In our phone interview, DMGI's Anders Brown gave these replies to questions I posed about Green Linnet brand retention, out-of-print recordings, and artist royalties. "We want to keep the imprint of Green Linnet because there's such a value to it," he said. "In the digital world, there really isn't an out of-print recording. We purchased the master recordings from Green Linnet, and when that music sells, there are royalties to artists, and, yes, we will step into the shoes of the 'original Green Linnet company.'"

In our phone interview about Compass Records' new licensing deal with DMGI for Green Linnet physical album production, Garry West, who founded Compass in 1995 with his wife, Alison Brown, said: "We're maintaining the Green Linnet imprint. It's the most valuable imprint in Irish music. It's a trust for us. We look at a catalog like Green Linnet's and we want to be the caretakers for it."

Green Linnet Records began in 1973 as Innisfree Records by Lisa Null in New Canaan, Conn. Wendy Newton, an activist director from 1970 to 1975 for the World Affairs Center of which Null was a supporter, joined Innisfree/Green Linnet in late 1975 and became sole owner in 1978 of what became just Green Linnet Records.

"I love the music down to my deepest gut," Newton said by phone from Danbury. "We brought out a great catalog and had a great time. I am an analog person, and I knew the inevitability of the world becoming digital. I think the deal with DMGI is just a win-win situation all around, and that's because DMGI is smart, aggressive, businesslike, and literally way ahead of the game on all counts."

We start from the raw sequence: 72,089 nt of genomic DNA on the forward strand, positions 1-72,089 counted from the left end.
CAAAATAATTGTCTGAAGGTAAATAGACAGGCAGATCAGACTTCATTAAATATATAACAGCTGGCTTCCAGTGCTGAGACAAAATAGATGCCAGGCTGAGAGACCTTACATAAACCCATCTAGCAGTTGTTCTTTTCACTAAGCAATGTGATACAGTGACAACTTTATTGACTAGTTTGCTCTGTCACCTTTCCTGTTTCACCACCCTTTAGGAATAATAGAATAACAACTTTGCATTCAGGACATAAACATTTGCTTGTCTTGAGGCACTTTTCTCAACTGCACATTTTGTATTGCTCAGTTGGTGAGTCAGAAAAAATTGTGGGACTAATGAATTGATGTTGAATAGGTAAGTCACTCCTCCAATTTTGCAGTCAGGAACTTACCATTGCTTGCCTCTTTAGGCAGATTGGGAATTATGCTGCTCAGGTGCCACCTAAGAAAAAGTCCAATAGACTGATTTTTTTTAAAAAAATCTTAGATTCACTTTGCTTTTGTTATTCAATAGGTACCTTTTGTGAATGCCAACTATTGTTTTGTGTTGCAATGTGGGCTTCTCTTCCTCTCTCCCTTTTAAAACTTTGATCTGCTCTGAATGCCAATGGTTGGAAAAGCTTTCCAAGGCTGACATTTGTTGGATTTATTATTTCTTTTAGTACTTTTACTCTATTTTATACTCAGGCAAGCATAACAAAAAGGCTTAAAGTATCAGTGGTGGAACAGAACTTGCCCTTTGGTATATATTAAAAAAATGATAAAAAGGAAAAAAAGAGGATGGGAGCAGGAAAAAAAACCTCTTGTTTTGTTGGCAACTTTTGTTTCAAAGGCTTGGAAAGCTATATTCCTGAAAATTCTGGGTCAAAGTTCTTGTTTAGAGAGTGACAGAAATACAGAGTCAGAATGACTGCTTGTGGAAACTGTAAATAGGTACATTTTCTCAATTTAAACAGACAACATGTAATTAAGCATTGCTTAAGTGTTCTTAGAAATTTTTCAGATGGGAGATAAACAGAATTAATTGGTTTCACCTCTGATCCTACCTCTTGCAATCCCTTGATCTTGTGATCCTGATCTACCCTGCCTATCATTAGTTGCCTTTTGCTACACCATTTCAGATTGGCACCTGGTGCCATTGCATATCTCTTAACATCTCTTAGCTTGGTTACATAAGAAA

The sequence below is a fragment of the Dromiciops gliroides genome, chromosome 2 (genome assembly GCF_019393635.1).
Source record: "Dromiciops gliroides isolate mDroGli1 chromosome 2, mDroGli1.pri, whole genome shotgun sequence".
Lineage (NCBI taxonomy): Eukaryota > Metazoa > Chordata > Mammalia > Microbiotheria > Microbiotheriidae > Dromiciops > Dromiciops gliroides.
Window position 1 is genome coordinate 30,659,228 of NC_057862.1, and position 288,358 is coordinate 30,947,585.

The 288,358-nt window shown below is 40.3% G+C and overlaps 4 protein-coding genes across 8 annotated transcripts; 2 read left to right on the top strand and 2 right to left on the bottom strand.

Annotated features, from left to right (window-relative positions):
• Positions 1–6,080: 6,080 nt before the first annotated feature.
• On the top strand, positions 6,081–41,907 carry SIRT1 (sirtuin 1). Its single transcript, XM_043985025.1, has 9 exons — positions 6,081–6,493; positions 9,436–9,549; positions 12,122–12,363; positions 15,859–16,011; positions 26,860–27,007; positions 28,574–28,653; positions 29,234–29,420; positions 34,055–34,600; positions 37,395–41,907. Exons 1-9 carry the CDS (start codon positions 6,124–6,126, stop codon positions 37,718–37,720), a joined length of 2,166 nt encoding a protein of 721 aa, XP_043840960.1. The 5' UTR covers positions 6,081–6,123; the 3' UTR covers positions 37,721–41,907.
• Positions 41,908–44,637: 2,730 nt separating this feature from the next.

Digital Music Group Inc.'s purchase of Green Linnet master recordings also met with the approval of some former Green Linnet artists, including musicians from the so-called Green Linnet Five (Eileen Ivers, Joanie Madden, Cherish the Ladies, Altan, and Mick Moloney) and Lúnasa, whose royalty and other contractual disputes with the label spilled over into a public forum during 2003. In several cases, the musicians I contacted were bound by confidentiality and thus circumspect in their remarks.

"The agreement we came to was satisfactory, and I'm delighted that the matter is resolved," Mick Moloney said by phone from Limerick. His most recent solo CD, "McNally's Row of Flats," was issued by Compass.

"We're happy that everything has come to closure and we can move on," Altan fiddler Ciaran Tourish said by phone from Dublin. His solo debut, "Down the Line," came out on Compass last year.

"We look forward to developing a mutually respectful and beneficial relationship with DMGI," Lúnasa flutist Kevin Crawford said by phone from Ennis, County Clare. Lúnasa now has three albums available on Compass.

In its Danbury, Conn., office Green Linnet Records employs five full-time workers and one part-time worker, ranging in service from six to 13 years. Neither Wendy Newton nor Garry West was willing to discuss the employment future of current Green Linnet personnel.